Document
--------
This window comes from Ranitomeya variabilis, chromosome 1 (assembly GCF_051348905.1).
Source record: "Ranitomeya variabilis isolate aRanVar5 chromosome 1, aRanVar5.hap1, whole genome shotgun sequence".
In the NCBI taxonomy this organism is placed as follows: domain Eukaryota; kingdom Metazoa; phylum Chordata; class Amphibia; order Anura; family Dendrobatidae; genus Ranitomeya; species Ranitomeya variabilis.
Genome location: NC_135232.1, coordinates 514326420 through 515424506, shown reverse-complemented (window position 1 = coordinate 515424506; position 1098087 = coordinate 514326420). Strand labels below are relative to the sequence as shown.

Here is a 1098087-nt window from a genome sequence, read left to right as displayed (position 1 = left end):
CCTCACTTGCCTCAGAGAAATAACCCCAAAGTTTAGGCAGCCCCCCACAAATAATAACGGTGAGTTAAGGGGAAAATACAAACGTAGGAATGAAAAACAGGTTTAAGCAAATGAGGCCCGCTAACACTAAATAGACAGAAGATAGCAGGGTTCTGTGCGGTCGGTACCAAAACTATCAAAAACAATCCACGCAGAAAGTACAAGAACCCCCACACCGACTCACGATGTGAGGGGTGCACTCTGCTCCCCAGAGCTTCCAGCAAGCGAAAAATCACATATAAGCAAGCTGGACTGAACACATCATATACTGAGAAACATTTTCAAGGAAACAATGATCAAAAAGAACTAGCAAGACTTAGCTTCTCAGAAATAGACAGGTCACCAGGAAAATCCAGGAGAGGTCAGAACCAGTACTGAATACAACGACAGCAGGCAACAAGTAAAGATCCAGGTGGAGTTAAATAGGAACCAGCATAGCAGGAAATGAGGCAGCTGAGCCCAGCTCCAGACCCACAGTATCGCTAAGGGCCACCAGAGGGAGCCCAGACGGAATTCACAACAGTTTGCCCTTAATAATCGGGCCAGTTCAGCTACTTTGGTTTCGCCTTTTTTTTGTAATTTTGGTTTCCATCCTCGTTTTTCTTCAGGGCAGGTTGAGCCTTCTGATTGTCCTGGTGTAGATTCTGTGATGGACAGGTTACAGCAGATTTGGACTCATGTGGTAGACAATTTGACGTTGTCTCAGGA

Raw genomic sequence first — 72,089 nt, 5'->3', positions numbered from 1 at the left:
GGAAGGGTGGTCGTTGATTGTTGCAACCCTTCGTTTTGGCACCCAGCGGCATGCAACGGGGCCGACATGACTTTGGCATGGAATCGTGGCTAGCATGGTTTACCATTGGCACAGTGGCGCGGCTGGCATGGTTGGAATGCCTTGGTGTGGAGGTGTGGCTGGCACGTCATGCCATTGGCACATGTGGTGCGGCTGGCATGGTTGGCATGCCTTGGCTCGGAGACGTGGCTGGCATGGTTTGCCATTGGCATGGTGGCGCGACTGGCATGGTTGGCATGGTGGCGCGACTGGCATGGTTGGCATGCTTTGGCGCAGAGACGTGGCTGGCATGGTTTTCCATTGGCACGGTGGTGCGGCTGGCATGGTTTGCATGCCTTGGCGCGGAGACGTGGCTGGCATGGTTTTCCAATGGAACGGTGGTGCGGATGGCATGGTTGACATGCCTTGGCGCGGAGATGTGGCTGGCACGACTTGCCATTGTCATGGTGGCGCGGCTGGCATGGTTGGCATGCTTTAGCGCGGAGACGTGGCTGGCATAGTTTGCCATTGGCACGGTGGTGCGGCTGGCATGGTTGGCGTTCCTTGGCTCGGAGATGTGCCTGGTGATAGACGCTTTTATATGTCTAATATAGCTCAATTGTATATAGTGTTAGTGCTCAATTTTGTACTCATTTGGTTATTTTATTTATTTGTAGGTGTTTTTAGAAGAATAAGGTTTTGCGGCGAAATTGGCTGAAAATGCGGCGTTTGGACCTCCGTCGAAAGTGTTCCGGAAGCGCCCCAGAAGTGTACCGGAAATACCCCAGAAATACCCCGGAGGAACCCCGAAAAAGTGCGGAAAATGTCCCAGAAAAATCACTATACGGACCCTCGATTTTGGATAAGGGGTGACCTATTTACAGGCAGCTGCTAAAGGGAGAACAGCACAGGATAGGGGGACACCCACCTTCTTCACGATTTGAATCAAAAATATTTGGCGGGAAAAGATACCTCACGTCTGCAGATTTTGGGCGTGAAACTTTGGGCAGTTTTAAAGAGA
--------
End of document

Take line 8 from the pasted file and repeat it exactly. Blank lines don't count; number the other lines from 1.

GGAAGGGTGGTCGTTGATTGTTGCAACCCTTCGTTTTGGCACCCAGCGGCATGCAACGGGGCCGACATGACTTTGGCATGGAATCGTGGCTAGCATGGTTTACCATTGGCACAGTGGCGCGGCTGGCATGGTTGGAATGCCTTGGTGTGGAGGTGTGGCTGGCACGTCATGCCATTGGCACATGTGGTGCGGCTGGCATGGTTGGCATGCCTTGGCTCGGAGACGTGGCTGGCATGGTTTGCCATTGGCATGGTGGCGCGACTGGCATGGTTGGCATGGTGGCGCGACTGGCATGGTTGGCATGCTTTGGCGCAGAGACGTGGCTGGCATGGTTTTCCATTGGCACGGTGGTGCGGCTGGCATGGTTTGCATGCCTTGGCGCGGAGACGTGGCTGGCATGGTTTTCCAATGGAACGGTGGTGCGGATGGCATGGTTGACATGCCTTGGCGCGGAGATGTGGCTGGCACGACTTGCCATTGTCATGGTGGCGCGGCTGGCATGGTTGGCATGCTTTAGCGCGGAGACGTGGCTGGCATAGTTTGCCATTGGCACGGTGGTGCGGCTGGCATGGTTGGCGTTCCTTGGCTCGGAGATGTGCCTGGTGATAGACGCTTTTATATGTCTAATATAGCTCAATTGTATATAGTGTTAGTGCTCAATTTTGTACTCATTTGGTTATTTTATTTATTTGTAGGTGTTTTTAGAAGAATAAGGTTTTGCGGCGAAATTGGCTGAAAATGCGGCGTTTGGACCTCCGTCGAAAGTGTTCCGGAAGCGCCCCAGAAGTGTACCGGAAATACCCCAGAAATACCCCGGAGGAACCCCGAAAAAGTGCGGAAAATGTCCCAGAAAAATCACTATACGGACCCTCGATTTTGGATAAGGGGTGACCTATTTACAGGCAGCTGCTAAAGGGAGAACAGCACAGGATAGGGGGACACCCACCTTCTTCACGATTTGAATCAAAAATATTTGGCGGGAAAAGATACCTCACGTCTGCAGATTTTGGGCGTGAAACTTTGGGCAGTTTTAAAGAGA